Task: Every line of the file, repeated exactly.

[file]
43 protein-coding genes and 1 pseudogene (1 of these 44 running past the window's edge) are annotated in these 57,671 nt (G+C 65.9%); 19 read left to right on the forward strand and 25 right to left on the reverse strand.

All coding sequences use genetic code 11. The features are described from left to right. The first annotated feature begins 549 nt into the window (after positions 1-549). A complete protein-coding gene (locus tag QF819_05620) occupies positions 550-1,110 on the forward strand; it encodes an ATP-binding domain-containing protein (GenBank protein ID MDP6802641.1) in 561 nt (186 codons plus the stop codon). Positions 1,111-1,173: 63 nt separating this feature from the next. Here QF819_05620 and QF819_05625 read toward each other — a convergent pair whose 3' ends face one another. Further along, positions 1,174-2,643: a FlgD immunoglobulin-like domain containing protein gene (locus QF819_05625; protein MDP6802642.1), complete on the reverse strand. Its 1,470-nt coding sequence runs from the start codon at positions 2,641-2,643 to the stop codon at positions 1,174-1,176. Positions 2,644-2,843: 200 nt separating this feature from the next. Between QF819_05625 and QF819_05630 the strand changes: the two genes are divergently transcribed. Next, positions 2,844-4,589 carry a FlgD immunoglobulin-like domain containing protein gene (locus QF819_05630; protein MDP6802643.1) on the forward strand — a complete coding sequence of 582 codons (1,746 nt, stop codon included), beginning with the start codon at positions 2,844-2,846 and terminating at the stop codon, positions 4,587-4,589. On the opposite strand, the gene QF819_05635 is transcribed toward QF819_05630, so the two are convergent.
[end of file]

43 protein-coding genes and 1 pseudogene (1 of these 44 running past the window's edge) are annotated in these 57,671 nt (G+C 65.9%); 19 read left to right on the forward strand and 25 right to left on the reverse strand.

All coding sequences use genetic code 11. The features are described from left to right. The first annotated feature begins 549 nt into the window (after positions 1-549). A complete protein-coding gene (locus tag QF819_05620) occupies positions 550-1,110 on the forward strand; it encodes an ATP-binding domain-containing protein (GenBank protein ID MDP6802641.1) in 561 nt (186 codons plus the stop codon). Positions 1,111-1,173: 63 nt separating this feature from the next. Here QF819_05620 and QF819_05625 read toward each other — a convergent pair whose 3' ends face one another. Further along, positions 1,174-2,643: a FlgD immunoglobulin-like domain containing protein gene (locus QF819_05625; protein MDP6802642.1), complete on the reverse strand. Its 1,470-nt coding sequence runs from the start codon at positions 2,641-2,643 to the stop codon at positions 1,174-1,176. Positions 2,644-2,843: 200 nt separating this feature from the next. Between QF819_05625 and QF819_05630 the strand changes: the two genes are divergently transcribed. Next, positions 2,844-4,589 carry a FlgD immunoglobulin-like domain containing protein gene (locus QF819_05630; protein MDP6802643.1) on the forward strand — a complete coding sequence of 582 codons (1,746 nt, stop codon included), beginning with the start codon at positions 2,844-2,846 and terminating at the stop codon, positions 4,587-4,589. On the opposite strand, the gene QF819_05635 is transcribed toward QF819_05630, so the two are convergent.